“The catastrophe which is occurring in the Gulf of Mexico is undeniable proof that we need to find real alternatives to the industrialization of our precious natural resources,” Mallet said. “Clean and renewable energy is the direction we all need to take. This bold effort demonstrates that Monmouth County is serious about seeking alternative fuel sources and protecting the environment.”

By completing these PV projects, the reductions in greenhouse gas emissions will be equivalent to:

· 1,286 metric tons of coal per year;

· 246 passenger vehicles per year;

· 144,655 gallons of gasoline per year;

· 2,991 barrels of oil per year;

· annual electricity usage of 167 homes per year, or

· 32,976 tree seedlings grown for 10 years.

The county is in the planning stages now for additional phases of implementation at other county facilities and properties.

“This is an excellent beginning,” Freeholder Director Lillian G. Burry said.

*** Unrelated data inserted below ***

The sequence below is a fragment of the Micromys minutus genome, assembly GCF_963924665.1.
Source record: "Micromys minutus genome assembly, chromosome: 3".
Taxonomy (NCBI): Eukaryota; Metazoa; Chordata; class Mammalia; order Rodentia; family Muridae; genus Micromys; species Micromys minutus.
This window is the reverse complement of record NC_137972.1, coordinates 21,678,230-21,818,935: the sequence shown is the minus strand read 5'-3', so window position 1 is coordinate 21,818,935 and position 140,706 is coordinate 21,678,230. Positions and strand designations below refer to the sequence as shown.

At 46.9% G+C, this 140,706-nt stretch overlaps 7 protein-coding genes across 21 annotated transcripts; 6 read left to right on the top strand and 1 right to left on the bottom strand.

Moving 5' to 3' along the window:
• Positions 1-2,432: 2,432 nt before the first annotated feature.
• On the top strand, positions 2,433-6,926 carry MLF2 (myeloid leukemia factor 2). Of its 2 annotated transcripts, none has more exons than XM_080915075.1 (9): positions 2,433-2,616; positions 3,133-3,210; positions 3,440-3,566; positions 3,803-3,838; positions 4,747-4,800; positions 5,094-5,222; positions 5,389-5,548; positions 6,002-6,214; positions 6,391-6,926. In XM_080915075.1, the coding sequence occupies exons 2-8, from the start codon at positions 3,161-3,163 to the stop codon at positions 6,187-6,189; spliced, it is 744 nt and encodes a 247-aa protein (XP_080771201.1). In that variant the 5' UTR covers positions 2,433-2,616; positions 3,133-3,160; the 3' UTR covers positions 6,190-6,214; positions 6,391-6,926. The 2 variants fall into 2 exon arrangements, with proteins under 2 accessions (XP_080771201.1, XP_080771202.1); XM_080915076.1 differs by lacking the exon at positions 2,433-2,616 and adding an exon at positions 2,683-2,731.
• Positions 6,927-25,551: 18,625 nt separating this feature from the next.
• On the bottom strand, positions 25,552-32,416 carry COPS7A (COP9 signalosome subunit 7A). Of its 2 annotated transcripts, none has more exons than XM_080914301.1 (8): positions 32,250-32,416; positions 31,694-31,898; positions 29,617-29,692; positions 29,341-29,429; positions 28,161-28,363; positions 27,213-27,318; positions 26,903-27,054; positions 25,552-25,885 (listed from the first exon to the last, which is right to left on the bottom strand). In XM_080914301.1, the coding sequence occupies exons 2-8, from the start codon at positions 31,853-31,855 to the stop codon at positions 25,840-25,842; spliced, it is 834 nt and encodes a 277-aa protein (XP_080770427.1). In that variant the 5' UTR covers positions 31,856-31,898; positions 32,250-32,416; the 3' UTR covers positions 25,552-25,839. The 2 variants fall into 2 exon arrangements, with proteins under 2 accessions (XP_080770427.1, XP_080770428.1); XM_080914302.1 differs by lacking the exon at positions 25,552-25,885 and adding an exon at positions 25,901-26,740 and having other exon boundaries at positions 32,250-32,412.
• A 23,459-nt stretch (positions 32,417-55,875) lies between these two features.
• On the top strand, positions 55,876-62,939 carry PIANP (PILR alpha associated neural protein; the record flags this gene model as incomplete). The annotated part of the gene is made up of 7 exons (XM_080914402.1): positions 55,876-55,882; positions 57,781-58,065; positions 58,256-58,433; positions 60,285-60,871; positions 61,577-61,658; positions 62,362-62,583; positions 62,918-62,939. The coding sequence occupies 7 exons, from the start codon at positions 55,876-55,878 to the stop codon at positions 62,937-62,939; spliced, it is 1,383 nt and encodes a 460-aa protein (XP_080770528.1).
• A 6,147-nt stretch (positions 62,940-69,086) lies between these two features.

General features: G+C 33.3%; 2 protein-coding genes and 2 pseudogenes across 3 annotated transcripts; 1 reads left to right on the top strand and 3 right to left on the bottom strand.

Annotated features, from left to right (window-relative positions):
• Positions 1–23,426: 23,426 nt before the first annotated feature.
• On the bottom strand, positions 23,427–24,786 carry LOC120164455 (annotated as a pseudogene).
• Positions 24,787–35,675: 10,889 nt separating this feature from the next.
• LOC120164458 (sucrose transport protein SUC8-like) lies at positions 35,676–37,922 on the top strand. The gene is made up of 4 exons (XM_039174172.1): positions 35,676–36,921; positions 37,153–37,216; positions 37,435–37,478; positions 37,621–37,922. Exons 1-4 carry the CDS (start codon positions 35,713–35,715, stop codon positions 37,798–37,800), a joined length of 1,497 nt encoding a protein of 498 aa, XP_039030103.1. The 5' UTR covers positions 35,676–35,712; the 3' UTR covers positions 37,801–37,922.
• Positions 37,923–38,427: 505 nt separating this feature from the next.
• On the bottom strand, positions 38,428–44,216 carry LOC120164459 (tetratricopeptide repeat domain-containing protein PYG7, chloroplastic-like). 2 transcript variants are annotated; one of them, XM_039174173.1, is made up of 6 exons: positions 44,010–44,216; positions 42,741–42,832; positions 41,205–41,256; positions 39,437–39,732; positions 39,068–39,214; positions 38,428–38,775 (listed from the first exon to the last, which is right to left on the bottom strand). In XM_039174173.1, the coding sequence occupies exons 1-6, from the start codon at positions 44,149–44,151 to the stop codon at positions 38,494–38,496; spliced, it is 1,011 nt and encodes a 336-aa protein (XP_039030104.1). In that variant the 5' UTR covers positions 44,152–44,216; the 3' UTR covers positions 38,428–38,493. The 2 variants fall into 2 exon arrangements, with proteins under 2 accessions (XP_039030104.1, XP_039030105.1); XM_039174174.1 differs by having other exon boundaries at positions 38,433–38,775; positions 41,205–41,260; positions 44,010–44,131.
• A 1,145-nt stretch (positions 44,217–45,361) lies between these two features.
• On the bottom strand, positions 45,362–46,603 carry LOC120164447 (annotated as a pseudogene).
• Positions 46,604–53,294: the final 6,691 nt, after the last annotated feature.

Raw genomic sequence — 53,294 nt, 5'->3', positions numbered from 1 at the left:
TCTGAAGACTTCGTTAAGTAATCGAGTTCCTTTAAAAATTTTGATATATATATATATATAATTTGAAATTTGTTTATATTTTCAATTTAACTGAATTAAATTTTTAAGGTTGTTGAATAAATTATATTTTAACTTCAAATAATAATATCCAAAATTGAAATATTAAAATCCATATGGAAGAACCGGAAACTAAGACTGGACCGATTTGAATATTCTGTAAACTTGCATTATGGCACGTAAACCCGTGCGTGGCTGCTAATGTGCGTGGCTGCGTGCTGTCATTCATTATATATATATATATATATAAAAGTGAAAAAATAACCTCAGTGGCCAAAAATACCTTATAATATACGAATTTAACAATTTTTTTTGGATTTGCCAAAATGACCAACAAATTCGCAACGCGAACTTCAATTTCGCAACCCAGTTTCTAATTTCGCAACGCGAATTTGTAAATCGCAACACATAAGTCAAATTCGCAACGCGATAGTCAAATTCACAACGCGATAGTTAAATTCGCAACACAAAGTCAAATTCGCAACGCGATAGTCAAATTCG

2 Comments

Filed under Amy Mallet, Facebook, green energy, Green Initiative, Hall of Records, Monmouth County, Monmouth County Board of Chosen Freeholders

New Jersey Green Energy Projects Supported by Corzine, Moving Forward

Two New Jersey green energy projects have been getting a bit of press lately. Each project has been support by Governor Corzine and will receive state aid in the form of federal stimulus money and other incentives.

Meadowlands solar farm gets support from Corzine, stimulus:


A plan by the New Jersey Meadowlands Commission to build a 5-megawatt solar farm on a Kearny landfill site — the state’s largest such project — edged closer to reality Tuesday afternoon as Gov. Jon S. Corzine announced $8.5 million in federal stimulus funding for it.

Early in September, the Meadowlands Commission expects to get responses to its invitation in May for requests for proposals for the project, said Brian Aberdack, the agency’s public information officer. The project cost is yet to be determined, and will be “in the tens of millions of dollars,” but the agency had originally asked for $10 million in federal stimulus funds, he said.

The state Board of Public Utilities on Aug. 19 awarded the stimulus grant of $8.5 million for the project, carving it out of $20.6 million of American Recovery and Reinvestment Act funds it has received. At its board meeting that day, it also approved a $4.3 million federal stimulus grant for an NJ Transit solar installation in Kearny, which is another project Corzine announced Tuesday.